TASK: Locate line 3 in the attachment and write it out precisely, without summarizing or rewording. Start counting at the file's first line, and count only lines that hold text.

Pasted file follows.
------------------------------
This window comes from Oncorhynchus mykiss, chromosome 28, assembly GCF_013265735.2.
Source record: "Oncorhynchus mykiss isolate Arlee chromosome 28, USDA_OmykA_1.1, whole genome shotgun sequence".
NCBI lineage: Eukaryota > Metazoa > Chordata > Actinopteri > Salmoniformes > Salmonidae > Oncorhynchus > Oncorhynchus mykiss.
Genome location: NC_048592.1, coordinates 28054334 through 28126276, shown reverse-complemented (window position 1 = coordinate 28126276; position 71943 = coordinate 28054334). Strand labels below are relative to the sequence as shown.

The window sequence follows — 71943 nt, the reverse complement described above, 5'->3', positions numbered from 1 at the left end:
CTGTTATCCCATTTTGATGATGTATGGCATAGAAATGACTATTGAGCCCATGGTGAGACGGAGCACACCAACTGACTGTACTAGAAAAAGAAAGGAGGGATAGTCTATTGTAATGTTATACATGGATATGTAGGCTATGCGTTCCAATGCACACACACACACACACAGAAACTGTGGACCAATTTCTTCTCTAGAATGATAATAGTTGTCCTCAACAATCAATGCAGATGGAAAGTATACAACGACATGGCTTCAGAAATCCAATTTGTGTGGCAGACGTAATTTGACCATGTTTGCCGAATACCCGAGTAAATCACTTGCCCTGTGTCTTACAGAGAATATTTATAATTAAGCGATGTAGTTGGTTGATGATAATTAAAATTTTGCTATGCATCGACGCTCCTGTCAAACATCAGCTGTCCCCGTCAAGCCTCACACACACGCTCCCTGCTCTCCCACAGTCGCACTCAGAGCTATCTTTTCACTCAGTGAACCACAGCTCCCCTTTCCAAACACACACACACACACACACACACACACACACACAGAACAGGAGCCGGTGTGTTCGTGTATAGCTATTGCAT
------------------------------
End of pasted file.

NCBI lineage: Eukaryota > Metazoa > Chordata > Actinopteri > Salmoniformes > Salmonidae > Oncorhynchus > Oncorhynchus mykiss.